22 Jun 2016
New provisions to tackle the harm caused by drink driving in Northern Ireland were included in the Road Traffic (Amendment) Bill that completed its passage through the NI Assembly in January 2016.
The provisions include two new lower drink drive limits, the lowest of which will apply to novice and professional drivers, together with a new graduated penalty regime. The Bill also provides for new police powers which will increase the likelihood of being stopped and tested. It also ensures that a greater number of drink drivers will complete the drink drive rehabilitation course.
A programme of subordinate legislation is now required to enable implementation of the new arrangements.
Key points from IPH response
- The Institute of Public Health in Ireland (IPH) supports for the Road Traffic (Drink Driving) Bill 2016 and welcomes the introduction of new lower drink driving limits in line with Republic of Ireland, Scotland and other EU countries.
- Consistency and uniformity within drink driving limits across the island of Ireland will help facilitate and support enforcement of drinking driving laws and remove ambiguity for drivers in border areas.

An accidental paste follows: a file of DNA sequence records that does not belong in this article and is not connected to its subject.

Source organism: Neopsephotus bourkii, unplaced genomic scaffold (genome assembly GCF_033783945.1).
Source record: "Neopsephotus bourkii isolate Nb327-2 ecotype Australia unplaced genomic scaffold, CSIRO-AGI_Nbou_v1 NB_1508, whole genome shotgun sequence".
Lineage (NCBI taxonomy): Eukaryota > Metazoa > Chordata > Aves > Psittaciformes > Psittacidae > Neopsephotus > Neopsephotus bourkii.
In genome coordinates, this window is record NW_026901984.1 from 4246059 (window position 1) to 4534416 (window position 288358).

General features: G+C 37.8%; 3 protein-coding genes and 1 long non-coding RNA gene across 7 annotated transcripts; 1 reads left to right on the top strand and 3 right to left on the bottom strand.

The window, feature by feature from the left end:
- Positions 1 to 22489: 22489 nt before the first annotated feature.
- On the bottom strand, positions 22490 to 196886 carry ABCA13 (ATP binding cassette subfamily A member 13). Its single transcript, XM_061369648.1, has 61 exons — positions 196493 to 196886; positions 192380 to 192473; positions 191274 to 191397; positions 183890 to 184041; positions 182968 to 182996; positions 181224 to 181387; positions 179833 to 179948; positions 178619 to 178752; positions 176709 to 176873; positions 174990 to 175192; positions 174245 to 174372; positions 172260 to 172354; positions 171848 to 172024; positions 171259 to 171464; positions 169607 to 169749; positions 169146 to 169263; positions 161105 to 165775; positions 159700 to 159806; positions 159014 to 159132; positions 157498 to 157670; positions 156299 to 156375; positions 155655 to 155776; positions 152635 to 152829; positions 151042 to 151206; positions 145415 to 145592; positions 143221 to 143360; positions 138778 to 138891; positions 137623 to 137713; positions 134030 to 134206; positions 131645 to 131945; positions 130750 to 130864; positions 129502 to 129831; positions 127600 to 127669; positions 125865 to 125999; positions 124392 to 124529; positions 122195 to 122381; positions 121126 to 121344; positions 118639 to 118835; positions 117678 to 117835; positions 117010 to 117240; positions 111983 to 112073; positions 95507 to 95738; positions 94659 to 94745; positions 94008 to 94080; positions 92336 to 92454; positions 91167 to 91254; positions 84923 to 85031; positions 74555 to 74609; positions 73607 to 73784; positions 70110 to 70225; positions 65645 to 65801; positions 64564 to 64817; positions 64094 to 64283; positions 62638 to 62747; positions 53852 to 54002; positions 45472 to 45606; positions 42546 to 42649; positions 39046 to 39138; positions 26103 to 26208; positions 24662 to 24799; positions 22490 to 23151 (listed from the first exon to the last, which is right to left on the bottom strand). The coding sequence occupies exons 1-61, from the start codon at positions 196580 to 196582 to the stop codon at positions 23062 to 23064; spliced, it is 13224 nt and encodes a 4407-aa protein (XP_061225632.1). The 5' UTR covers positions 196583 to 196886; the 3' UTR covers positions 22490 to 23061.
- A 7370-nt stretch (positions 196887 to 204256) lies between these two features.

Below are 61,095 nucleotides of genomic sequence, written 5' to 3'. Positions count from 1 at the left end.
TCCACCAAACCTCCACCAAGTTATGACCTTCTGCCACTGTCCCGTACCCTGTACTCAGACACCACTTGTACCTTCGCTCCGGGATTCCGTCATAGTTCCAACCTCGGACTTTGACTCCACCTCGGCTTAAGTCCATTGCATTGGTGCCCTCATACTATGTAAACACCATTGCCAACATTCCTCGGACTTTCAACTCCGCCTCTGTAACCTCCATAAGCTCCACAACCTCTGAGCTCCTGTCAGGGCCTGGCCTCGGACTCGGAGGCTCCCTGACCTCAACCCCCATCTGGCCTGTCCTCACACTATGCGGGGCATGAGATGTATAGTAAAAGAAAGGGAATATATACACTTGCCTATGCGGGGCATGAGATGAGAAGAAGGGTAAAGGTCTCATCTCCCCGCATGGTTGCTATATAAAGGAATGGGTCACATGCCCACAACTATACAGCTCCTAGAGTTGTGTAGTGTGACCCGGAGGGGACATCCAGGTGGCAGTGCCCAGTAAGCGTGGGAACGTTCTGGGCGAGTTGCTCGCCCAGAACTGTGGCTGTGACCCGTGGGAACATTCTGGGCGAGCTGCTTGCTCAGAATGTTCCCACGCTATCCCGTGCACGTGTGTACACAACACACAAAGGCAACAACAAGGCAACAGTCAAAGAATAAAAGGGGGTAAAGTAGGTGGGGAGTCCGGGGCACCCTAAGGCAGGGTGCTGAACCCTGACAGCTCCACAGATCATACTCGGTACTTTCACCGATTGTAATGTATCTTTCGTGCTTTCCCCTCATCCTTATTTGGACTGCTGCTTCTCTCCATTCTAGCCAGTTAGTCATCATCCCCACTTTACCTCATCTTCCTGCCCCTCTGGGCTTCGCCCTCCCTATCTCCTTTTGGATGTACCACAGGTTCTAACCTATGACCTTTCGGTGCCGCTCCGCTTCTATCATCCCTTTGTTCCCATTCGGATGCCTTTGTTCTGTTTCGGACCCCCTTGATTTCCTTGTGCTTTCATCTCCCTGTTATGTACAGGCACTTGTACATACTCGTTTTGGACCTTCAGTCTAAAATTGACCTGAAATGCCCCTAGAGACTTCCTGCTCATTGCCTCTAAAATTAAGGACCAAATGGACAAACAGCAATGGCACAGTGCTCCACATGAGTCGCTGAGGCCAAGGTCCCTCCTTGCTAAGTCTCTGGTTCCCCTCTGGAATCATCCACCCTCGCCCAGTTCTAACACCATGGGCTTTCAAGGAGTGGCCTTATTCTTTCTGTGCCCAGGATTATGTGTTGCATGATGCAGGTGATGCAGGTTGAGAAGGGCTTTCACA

- The population burden of injury, disability and mortality associated with drink driving related road traffic collisions remains significant. Lowering drink driving limits is an important progressive step in seeking to address this road safety and public health issue.
- IPH supports the Department’s approach to introducing of fixed penalties for lower level drink driving offences notices as outlined in the consultation document, in keeping with the fixed penalty notices for other driving offences.
- IPH welcomes the opportunity for convicted drivers to complete the Course for Drink Driving Offenders (CDDO) to highlight the severity of the offence and educate drinkers about the risks of drink driving, the consequences of recidivist behaviour as well as harms to themselves and others.
- IPH recommends that screening or assessment of alcohol consumption patterns and alcohol dependency issues is conducted. A clear and structured referral pathway to services for high risk offenders is an essential part of the rehabilitation process. There are many hidden harms associated the alcohol consumption which have a significant effect on children and family members. IPH would suggest that these potential harms should form part of the assessment.